36-Shawntae Spencer: Was active for a second game in a row, and saw a handful of snaps as a sixth defensive back. Spencer was credited with one tackle as he ran Brown out of bounds after a 5-yard gain on a third-and-3 play.
38-Dashon Goldson: Started at free safety, and made seven tackles and intercepted his sixth pass of the season. . . . Missed tackle on Mendenhall on second play of the game, allowing him to pick up 7 yards. Also had a shot on Wallace on a play that went for 36 yards on opening drive. . . . Made good adjustment to intercept pass that glanced off right end Heath Miller's fingers on Steelers second drive. He returned the interception 21 yards to set up the 49ers' second field goal. . . After Cotchery bounced off a couple 49ers defenders, Goldson got a handful of his jersey to keep the third-quarter damage to a 36-yard gain. The Steelers did not score on the drive. (Follow on Twitter @thehawk38)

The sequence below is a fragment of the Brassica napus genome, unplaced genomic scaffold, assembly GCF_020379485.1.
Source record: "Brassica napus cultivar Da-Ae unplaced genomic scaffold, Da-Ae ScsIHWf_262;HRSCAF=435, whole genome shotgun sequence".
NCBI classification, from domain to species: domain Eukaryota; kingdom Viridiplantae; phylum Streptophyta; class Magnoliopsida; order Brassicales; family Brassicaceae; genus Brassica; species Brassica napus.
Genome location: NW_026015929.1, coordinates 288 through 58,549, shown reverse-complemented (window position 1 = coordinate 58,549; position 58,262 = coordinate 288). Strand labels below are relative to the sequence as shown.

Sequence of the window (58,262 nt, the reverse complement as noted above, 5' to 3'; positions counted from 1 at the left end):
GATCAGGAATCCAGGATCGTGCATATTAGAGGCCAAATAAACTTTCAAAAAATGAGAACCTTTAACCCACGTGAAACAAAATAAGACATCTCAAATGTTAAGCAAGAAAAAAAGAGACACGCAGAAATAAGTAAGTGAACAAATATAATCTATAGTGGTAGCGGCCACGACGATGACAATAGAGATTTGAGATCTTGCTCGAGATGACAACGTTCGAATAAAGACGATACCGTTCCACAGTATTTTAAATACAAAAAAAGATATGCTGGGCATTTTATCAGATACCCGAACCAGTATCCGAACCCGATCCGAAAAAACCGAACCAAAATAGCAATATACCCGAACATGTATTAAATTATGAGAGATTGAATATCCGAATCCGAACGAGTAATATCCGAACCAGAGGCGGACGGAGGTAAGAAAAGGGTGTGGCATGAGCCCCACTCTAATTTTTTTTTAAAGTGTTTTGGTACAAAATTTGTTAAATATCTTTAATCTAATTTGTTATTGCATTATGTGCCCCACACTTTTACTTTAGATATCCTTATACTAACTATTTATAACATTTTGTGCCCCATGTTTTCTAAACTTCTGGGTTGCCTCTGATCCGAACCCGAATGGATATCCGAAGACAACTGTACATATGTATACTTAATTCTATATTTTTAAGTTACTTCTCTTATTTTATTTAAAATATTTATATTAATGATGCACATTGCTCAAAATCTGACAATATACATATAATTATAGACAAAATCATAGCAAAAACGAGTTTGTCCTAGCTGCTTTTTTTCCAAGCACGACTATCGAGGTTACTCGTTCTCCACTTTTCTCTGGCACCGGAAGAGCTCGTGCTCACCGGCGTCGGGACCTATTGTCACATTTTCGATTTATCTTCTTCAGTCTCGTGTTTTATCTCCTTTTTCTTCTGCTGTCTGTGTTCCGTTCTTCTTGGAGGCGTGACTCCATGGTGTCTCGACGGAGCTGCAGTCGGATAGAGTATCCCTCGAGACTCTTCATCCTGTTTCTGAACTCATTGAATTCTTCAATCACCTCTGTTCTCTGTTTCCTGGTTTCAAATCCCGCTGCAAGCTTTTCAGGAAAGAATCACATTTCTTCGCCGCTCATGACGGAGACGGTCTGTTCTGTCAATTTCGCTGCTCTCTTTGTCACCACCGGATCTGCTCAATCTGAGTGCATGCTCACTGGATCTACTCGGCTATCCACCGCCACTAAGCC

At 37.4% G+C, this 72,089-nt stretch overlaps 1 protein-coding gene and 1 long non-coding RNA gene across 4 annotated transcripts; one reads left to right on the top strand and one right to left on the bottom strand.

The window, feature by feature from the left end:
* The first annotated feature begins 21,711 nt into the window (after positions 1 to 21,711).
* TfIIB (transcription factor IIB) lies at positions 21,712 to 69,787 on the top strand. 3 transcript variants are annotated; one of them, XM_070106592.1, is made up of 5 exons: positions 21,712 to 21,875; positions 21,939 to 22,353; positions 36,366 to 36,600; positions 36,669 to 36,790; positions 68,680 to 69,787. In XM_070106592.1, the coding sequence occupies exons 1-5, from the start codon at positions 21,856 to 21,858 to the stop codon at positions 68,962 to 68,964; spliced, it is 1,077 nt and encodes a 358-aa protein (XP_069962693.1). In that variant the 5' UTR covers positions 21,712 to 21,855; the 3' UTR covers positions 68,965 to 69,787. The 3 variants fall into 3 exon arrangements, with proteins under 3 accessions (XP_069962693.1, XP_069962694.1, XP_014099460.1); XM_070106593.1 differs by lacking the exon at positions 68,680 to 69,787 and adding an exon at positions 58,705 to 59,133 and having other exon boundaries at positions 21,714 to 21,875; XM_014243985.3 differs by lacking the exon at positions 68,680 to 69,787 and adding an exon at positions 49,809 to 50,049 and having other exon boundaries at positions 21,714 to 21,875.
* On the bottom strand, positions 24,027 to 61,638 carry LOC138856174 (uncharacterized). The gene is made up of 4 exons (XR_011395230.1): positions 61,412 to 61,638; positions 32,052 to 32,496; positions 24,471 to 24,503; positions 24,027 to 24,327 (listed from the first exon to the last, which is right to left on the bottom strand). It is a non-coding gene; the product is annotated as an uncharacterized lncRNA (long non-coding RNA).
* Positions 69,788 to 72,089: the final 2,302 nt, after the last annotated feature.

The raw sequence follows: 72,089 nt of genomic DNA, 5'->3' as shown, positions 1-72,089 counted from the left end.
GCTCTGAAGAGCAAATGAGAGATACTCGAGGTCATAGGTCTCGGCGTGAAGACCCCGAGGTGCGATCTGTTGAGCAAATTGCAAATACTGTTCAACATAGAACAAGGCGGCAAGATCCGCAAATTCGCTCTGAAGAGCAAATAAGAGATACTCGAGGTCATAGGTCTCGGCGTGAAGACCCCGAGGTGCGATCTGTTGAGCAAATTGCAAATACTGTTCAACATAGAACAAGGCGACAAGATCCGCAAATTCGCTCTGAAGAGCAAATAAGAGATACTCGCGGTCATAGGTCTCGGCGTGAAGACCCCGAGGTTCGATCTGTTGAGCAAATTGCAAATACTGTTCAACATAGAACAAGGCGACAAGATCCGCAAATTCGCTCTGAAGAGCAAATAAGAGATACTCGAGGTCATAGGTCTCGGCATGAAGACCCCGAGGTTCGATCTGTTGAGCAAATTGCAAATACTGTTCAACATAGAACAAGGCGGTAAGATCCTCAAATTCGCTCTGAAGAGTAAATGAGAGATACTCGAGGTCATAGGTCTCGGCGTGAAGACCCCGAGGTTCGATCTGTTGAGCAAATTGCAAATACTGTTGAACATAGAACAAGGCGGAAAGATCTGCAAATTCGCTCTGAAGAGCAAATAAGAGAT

43-Colin Jones: Played exclusively on special teams, and did a good job of staying in his lanes to help close down options for Steelers' return game.Specialists
2-David Akers: He broke a 49ers record previously held by Jerry Rice for most points in a season. Akers made field goals of 22 and 38 yards, and added two PATS, to give him 143 points on the season. He also did a good job on kickoffs, as the Steelers' average start point was the 21-yard line. (Follow on Twitter @DavidAkers2)